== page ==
OPTN Statement Clarifying National Organ Donation Trends
Recent comments in a national media broadcast may have created a misleading impression on trends in organ donation in the United States. It is important to view the context of separate trends in donation from deceased and living donors.
Deceased donation occurs after a medically suitable person has been declared dead and consent is given for donation. The donation process is managed by one of 58 organ procurement organizations nationwide, each of which serves a designated area of the country. Commonly one deceased donor can provide multiple organs for transplantation into multiple recipients.
According to current OPTN data, there were 8,126 deceased donors nationwide in 2011. This was the highest annual total of deceased donors in U.S. history. It represents an increase of more than 25 percent since 2003, when a number of collaborative initiatives involving the federal government and the transplant community began to identify and share best practices to enhance donation and transplantation. Also in 2011, 22,518 transplants were made possible through these donations, again an all-time record for deceased donor transplants in U.S. history.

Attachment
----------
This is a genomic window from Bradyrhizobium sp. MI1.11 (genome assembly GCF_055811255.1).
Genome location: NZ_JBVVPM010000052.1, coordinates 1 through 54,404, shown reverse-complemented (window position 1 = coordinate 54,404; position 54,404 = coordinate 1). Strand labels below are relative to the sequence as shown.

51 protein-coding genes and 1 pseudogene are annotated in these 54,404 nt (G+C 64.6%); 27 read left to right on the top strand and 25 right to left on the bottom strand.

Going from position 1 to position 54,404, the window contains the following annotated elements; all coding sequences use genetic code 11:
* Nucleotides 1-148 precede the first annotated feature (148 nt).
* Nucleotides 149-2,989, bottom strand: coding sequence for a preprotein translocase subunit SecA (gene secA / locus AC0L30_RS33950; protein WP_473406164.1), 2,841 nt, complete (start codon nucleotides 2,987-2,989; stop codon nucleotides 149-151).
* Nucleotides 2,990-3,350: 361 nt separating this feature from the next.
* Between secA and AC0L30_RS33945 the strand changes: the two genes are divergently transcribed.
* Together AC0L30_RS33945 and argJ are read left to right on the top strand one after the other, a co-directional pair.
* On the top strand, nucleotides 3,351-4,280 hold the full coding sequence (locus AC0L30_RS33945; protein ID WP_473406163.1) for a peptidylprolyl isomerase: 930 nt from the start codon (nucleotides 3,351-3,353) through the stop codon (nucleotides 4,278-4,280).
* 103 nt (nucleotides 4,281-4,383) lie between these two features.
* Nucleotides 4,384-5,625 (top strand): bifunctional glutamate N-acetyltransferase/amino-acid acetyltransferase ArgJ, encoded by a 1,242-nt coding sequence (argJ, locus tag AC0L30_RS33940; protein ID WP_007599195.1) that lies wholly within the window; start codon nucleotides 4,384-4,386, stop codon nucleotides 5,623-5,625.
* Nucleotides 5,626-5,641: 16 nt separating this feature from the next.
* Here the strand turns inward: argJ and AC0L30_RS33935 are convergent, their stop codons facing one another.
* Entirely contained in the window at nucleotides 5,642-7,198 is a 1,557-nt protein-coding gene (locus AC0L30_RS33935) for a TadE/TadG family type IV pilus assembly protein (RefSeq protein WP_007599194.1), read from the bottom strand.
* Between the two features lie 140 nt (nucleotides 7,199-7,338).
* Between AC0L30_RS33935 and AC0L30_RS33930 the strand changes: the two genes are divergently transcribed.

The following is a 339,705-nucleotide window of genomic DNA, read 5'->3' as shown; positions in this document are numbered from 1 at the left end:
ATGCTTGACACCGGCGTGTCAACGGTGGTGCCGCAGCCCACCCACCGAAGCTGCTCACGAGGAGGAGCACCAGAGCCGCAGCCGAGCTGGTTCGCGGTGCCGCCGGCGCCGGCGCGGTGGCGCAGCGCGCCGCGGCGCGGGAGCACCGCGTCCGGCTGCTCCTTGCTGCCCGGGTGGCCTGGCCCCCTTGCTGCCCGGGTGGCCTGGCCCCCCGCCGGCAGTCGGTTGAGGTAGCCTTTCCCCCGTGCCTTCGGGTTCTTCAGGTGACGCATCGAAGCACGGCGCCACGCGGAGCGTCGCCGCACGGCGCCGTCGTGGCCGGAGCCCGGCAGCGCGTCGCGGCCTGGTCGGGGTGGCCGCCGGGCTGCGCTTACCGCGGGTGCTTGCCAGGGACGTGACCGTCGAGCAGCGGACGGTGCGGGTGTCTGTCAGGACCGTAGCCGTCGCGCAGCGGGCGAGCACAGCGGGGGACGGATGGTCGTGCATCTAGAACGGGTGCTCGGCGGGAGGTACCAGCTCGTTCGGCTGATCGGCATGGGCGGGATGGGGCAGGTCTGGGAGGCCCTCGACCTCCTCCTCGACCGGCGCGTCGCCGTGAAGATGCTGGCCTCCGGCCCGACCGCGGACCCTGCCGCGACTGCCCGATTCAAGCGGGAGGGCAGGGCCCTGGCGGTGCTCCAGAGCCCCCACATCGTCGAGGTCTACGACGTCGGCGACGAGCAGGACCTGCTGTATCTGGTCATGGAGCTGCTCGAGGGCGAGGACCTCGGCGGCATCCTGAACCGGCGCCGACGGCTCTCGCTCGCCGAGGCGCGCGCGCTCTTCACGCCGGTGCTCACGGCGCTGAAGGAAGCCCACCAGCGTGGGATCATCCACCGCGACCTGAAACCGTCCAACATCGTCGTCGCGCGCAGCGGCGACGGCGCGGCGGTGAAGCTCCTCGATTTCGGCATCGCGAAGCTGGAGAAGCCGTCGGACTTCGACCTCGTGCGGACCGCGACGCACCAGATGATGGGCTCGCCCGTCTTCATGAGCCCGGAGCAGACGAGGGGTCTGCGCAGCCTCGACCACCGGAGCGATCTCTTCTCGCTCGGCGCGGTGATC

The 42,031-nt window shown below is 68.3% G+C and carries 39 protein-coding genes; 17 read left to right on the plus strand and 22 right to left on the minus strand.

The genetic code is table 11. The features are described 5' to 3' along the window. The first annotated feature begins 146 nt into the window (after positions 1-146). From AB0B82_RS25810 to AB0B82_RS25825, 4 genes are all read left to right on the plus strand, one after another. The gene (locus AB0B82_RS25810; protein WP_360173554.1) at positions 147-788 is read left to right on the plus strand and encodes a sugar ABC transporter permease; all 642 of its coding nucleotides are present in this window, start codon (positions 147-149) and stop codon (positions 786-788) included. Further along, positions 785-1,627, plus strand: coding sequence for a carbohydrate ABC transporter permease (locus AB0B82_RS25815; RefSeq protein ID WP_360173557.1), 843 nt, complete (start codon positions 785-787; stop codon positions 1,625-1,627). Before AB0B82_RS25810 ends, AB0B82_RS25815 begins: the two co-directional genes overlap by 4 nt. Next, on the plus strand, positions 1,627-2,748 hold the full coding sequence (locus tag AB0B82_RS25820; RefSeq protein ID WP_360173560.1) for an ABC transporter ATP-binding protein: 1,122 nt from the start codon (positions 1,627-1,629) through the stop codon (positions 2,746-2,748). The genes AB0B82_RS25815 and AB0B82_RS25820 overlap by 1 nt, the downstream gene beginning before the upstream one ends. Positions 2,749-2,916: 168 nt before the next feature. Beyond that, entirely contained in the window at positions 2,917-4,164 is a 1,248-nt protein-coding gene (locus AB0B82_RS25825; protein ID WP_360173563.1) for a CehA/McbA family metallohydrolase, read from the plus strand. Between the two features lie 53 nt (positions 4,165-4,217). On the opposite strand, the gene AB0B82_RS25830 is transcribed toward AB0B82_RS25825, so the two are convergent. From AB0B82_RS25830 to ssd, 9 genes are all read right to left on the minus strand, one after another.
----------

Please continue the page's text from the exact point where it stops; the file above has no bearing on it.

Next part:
Living donation occurs when a person volunteers to undergo surgery to remove all or part of an organ to help a person in need of a transplant, most commonly a recipient with a family or social relationship to the donor. The evaluation and transplant process is coordinated by one of 246 transplant hospitals nationwide. In almost every instance, one living donor provides one organ for transplantation into one recipient.
Trends in living donation have varied over the last few years. They are entirely dependent on the number of people who volunteer and give informed consent for elective donation surgery, and the subset of those people whom a transplant center determines to be suitable to donate and compatible with a recipient. According to current OPTN data, in 2011 there were 6,020 living donors nationwide. This is approximately 15 percent lower than the record total of 7,004 in 2004, but there is considerable variation from year to year. It is not uncommon to see 300 to 400 more or less living donors from one year to the next.
It is important for anyone considering living donation to carefully weigh the risks and benefits of living donation, so they may make an informed decision. More information about living donation is available at: http://www.organdonor.gov/about/livedonation.html.